When Mark Ellison QC produced last year’s report into undercover police officers spying on Stephen Lawrence’s family, he also found that officers appeared to have engineered miscarriages of justice.
Boyling was on trial as part of a group, meaning that this police officer was party to defence meetings with their lawyers. One of his comrades was convicted. This was eventually overturned last year, though it does leave the question hanging of how many other wrongful convictions have been left to stand.
After his report into the Lawrence spying, Mark Ellison was tasked to produce a new report on the miscarriages of justice. He was due to report in March, but on 13 January a written parliamentary answer revealed that there will merely be a ‘progress report’. The final item has no projected completion date.
This will set some people’s alarm bells ringing. Two years after the Home Affairs Select Committee’s ‘interim report‘ into undercover policing we are still waiting for the full thing. With the Chilcott report fossilising in the vaults it would be easy to see Ellison’s delay as too convenient for those with something to hide. However it seems more likely that the scale of the job is significantly larger than anticipated.
When police pre-emptively arrested 114 climate activists at a 2009 meeting to plan the shutdown of a coal fired power station, one of them was Mark Stone, aka police officer Mark Kennedy. Charges were brought against 26. A first trial of 20 activists saw all of them convicted.
The remaining six pointed out before their trial that, in the meantime, they’d uncovered Kennedy’s true identity. They asked to see his undisclosed evidence but, rather than hand that over, prosecutors dropped the charges. It turned out Kennedy had recorded the meeting, securing evidence that exonerated the six but which the prosecutors and police had withheld from the defence. The initial 20 had their convictions quashed afterwards.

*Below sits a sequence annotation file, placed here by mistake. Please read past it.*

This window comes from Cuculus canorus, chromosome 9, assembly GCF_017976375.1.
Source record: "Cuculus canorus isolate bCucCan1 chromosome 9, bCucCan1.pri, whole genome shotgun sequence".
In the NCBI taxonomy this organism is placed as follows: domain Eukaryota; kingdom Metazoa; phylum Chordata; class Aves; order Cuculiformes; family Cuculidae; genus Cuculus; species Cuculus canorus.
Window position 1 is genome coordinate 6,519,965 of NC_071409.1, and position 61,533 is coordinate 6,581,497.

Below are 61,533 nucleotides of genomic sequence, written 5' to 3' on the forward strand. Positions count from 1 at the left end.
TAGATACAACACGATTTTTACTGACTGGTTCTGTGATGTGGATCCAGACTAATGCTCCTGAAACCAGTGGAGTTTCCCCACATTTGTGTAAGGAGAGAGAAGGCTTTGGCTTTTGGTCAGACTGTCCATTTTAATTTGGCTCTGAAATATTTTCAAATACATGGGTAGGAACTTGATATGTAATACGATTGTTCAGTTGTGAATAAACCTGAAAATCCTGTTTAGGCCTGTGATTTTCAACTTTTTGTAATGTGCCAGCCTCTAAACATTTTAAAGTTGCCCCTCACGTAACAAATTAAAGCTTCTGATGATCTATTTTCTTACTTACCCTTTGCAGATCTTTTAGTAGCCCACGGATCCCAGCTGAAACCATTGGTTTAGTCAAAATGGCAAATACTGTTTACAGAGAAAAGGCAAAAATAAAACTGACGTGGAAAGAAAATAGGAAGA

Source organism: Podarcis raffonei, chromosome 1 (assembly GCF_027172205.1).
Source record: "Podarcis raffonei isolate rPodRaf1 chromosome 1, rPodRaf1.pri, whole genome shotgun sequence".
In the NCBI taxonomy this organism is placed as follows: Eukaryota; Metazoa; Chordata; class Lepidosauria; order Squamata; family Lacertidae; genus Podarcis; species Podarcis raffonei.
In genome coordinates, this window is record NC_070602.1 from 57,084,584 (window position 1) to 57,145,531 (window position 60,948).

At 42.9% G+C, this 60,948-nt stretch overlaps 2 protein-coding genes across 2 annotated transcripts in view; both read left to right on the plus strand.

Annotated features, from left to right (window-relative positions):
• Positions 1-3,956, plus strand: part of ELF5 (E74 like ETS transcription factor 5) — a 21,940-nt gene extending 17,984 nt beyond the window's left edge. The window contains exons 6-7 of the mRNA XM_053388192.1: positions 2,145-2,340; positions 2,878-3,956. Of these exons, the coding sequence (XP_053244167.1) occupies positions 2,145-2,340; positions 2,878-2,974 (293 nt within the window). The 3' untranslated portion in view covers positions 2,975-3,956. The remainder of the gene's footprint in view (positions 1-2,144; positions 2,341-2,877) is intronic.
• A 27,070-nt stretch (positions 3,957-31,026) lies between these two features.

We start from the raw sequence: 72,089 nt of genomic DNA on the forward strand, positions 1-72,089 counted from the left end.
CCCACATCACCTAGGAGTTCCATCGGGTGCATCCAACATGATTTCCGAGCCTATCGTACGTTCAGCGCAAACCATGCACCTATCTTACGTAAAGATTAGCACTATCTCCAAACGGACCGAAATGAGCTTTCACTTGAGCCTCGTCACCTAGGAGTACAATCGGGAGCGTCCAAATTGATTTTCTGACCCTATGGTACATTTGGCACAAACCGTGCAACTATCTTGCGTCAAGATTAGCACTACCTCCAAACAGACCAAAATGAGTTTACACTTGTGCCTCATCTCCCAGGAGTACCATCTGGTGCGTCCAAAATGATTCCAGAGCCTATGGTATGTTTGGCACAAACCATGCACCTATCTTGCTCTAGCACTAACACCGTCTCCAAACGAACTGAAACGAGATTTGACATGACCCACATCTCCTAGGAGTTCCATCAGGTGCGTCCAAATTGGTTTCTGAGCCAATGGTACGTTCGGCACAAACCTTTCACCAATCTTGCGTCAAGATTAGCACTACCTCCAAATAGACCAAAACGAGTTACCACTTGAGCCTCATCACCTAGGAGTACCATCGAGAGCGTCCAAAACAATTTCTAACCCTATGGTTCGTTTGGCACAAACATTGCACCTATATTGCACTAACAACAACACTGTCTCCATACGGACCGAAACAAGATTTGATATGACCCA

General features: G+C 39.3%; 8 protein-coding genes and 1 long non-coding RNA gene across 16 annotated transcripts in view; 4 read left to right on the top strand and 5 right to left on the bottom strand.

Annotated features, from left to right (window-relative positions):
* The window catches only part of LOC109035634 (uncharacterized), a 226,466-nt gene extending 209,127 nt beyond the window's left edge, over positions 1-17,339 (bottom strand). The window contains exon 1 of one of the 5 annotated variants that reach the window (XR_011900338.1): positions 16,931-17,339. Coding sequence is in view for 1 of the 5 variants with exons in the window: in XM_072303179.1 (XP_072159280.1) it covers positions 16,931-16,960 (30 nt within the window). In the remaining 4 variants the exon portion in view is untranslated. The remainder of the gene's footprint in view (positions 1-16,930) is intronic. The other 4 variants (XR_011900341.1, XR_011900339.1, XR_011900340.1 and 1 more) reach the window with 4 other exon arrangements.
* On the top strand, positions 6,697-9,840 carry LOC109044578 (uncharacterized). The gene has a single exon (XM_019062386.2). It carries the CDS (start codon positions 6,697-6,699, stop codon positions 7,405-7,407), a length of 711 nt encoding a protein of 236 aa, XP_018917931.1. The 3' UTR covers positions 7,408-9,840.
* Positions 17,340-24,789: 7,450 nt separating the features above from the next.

Sir Christopher Rose’s now discredited report said that the case was anomalous and there was no systemic problem. The Director of Public Prosecutions, Kier Starmer, dodged Jeremy Paxman’s repeated question about whether there might be other cases.
Then an earlier, similar case in which Kennedy had participated in stopping a coal train on its way to Drax power station was highlighted. Another 29 convictions were overturned. It was clearly systemic.
We have information on less than 10% of the officers who have worked for Britain’s political secret police since the formation of the Special Demonstration Squad in 1968. If, like Kennedy, they each secured around 50 wrongful convictions then there are about 8,000 miscarriages of justice being left to stand. Even if we conservatively assume there was only one wrongful conviction per officer per year of service, it’s around 600.
It is no exaggeration to say that we could be looking at the biggest nobbling of the judicial system ever exposed. Let’s hope that, in contrast to the undercover officers, Mark Ellison will reveal the truth, the whole truth and nothing but the truth.